A federal judge in Santa Ana, Calif., rejected a billionaire’s motion against a jury verdict requiring him to pay a sculptor $640,000 after having copies of his sculptures made and displayed publicly.
Artist John Raimondi sued Russian-born real estate developer Igor Olenicoff after being tipped off about the copies of two of his sculptures, “Dian” and “Ceres,” which were on display in Orange County, Calif.
Mr. Raimondi also filed a motion for a permanent injunction calling for Mr. Olenicoff to tear down the sculptures.
Mr. Olenicoff admitted to copyright infringement but filed a motion in January claiming there was insufficient evidence to support the jury’s $640,000 verdict.
But U.S. District Judge Andrew Guilford rejected the motion last week, citing a rule in the Ninth Circuit that states “actual damages are usually determined by the loss in the fair market value of the copyright, measured by the profits lost due to the infringement or by the value of the use of the copyrighted work to the infringer.”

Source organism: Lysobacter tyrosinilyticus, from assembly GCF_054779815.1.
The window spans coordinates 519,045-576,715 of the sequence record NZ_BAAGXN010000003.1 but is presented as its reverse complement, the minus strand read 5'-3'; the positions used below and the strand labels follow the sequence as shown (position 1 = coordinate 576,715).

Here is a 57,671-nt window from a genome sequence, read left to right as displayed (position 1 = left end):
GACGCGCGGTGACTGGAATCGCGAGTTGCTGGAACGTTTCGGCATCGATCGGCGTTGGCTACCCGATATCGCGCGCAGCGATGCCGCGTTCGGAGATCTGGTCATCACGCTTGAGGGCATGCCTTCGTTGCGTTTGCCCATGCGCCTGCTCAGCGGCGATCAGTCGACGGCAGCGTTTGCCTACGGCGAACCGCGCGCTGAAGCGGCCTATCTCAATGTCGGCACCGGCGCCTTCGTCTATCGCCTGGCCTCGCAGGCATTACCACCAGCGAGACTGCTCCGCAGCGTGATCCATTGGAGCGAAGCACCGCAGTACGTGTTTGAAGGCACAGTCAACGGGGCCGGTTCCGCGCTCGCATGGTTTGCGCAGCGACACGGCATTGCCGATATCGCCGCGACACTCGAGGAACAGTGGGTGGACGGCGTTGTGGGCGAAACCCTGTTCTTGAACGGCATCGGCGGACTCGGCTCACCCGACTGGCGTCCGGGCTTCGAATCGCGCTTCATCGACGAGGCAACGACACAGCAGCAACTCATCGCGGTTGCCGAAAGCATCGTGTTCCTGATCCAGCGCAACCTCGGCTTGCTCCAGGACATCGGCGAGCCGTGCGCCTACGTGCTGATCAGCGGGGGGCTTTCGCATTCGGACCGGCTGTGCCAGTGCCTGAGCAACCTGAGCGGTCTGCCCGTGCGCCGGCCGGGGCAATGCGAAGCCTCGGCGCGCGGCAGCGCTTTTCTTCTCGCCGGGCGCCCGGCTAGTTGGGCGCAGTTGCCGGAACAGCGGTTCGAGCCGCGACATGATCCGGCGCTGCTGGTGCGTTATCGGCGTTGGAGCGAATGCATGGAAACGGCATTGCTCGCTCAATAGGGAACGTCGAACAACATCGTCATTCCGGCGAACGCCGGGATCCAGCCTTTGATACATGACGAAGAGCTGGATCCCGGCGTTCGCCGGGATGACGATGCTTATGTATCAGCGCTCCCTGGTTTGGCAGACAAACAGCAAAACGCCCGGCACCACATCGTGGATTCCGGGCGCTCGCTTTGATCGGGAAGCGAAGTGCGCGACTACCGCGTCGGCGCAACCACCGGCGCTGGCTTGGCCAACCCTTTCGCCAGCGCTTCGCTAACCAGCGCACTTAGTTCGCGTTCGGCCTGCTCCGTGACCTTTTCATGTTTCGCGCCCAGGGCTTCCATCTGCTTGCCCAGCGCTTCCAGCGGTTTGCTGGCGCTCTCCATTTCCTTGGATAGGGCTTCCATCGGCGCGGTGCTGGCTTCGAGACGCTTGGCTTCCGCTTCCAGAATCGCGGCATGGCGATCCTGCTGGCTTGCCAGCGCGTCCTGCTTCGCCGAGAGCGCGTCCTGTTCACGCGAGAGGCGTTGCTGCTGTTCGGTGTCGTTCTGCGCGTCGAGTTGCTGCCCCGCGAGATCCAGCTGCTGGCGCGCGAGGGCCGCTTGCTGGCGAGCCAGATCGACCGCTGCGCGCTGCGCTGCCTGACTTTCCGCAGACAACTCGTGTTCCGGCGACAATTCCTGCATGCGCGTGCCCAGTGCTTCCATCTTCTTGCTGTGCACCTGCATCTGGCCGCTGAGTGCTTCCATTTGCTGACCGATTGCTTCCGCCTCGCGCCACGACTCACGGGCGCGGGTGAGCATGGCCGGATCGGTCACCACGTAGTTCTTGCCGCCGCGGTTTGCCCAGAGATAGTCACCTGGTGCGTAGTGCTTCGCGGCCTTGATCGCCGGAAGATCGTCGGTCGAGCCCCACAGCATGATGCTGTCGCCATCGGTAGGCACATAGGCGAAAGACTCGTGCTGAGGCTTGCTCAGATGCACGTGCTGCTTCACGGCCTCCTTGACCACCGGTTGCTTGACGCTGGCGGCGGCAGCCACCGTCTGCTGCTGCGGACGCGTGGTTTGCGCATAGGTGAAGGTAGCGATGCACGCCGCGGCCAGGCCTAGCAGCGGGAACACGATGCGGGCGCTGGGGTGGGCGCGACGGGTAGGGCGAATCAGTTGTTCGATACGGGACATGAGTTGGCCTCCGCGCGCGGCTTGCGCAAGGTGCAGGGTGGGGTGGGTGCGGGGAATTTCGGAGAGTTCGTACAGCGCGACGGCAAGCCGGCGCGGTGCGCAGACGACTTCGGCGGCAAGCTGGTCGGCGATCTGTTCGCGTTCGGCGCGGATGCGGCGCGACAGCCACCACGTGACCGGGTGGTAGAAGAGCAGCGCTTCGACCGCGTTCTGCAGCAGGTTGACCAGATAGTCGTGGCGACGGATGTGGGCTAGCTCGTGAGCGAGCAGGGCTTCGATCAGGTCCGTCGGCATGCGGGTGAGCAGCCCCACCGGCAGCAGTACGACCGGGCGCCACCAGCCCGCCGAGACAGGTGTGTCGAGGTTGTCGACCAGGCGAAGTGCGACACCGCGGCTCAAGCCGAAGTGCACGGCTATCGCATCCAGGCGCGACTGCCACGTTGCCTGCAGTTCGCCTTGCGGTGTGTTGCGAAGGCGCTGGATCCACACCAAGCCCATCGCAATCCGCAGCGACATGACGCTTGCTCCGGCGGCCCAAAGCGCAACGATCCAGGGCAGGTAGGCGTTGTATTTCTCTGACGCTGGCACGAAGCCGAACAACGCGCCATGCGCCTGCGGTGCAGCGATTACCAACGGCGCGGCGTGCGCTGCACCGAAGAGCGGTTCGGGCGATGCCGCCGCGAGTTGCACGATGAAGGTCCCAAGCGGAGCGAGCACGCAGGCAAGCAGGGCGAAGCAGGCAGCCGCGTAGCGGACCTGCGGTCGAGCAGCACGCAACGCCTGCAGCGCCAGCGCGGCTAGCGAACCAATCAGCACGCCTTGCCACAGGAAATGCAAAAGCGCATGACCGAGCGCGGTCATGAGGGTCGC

Judge Guilford also rejected Mr. Raimondi’s motion for the destruction of the sculptures, saying that Mr. Raimondi had been adequately compensated already, for the creation and display of the copies. Instead, he said that they should carry proper attribution.
Mr. Olenicoff came to Mr. Raimondi in 2001 inquiring about purchasing sculptures for his properties. After being sent images and renderings of “Dian” and “Ceres,” monumental geometric sculptures formed from large sheets of bronze, Mr. Olenicoff had copies produced in China, rather than buying the originals.
Mr. Olenicoff is worth approximately $3.6 billion, and was listed at number 481 by Forbes on their list of the 500 wealthiest people in the world. In 2007 he plead guilty to felony tax charges after hiding more than $350 million from the IRS in offshore accounts in Switzerland.